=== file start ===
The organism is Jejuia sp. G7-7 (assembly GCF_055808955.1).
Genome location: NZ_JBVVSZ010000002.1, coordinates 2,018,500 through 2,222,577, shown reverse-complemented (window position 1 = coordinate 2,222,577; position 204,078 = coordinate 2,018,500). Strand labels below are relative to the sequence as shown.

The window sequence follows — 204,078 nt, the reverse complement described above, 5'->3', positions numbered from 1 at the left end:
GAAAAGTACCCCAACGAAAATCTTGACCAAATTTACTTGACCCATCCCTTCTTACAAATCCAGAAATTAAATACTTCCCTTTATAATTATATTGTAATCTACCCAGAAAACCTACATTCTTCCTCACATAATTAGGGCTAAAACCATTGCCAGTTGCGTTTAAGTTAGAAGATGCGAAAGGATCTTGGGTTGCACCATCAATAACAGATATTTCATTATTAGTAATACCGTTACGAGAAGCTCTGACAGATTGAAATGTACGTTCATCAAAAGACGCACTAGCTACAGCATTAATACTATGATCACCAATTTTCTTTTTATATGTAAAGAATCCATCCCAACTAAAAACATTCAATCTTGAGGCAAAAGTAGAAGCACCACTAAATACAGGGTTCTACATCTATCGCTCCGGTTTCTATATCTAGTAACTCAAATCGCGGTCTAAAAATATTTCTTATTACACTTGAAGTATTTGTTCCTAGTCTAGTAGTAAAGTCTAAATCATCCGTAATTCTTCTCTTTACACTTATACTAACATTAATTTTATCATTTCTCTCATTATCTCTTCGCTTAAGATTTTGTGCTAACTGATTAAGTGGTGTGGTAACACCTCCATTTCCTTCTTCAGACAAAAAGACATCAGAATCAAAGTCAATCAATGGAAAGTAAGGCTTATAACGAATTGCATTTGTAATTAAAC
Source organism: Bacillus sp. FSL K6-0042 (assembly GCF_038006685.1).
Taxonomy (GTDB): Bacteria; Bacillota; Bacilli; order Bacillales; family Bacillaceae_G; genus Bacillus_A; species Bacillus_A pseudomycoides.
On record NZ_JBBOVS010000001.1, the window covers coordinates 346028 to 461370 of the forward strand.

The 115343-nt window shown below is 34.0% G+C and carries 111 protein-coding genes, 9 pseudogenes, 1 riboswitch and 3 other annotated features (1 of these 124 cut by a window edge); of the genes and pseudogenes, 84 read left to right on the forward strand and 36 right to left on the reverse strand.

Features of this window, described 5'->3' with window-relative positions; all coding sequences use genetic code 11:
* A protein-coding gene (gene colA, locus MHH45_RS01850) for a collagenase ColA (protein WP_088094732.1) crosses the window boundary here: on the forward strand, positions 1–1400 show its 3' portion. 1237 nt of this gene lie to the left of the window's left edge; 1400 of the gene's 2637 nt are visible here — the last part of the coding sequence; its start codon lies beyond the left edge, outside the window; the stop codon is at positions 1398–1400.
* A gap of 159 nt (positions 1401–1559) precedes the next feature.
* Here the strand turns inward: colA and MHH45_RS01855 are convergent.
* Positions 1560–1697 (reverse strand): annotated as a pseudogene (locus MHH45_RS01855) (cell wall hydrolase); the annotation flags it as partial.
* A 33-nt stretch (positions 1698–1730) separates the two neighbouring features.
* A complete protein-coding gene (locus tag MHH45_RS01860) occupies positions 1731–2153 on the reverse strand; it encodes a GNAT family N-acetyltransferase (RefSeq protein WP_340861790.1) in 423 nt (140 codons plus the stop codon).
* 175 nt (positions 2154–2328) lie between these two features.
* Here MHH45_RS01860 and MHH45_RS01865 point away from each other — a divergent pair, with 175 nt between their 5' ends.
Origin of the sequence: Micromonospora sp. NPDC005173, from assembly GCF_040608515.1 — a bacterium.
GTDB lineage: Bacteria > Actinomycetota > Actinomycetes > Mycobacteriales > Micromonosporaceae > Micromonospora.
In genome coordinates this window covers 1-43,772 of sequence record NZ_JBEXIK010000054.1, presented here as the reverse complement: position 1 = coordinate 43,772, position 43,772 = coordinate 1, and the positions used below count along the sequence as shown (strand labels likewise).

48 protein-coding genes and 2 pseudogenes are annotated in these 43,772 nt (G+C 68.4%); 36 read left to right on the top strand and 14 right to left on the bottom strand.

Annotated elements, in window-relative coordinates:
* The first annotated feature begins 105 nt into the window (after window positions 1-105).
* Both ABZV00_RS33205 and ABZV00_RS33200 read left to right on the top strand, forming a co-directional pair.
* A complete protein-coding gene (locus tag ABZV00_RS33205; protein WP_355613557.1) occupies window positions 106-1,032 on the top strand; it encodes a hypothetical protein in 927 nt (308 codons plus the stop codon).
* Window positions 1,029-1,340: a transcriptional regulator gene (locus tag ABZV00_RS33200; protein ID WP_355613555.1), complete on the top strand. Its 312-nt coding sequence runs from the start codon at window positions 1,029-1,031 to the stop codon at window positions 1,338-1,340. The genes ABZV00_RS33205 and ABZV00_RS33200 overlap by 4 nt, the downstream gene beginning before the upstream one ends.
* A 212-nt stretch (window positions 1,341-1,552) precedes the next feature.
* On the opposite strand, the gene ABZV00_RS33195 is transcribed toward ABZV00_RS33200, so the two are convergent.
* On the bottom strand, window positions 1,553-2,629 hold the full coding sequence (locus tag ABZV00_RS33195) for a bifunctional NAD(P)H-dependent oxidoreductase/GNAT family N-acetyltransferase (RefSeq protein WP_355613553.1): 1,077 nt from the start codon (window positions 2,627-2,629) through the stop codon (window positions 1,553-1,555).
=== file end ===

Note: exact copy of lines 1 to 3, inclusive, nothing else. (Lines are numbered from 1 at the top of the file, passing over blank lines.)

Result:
The organism is Jejuia sp. G7-7 (assembly GCF_055808955.1).
Genome location: NZ_JBVVSZ010000002.1, coordinates 2,018,500 through 2,222,577, shown reverse-complemented (window position 1 = coordinate 2,222,577; position 204,078 = coordinate 2,018,500). Strand labels below are relative to the sequence as shown.

The window sequence follows — 204,078 nt, the reverse complement described above, 5'->3', positions numbered from 1 at the left end: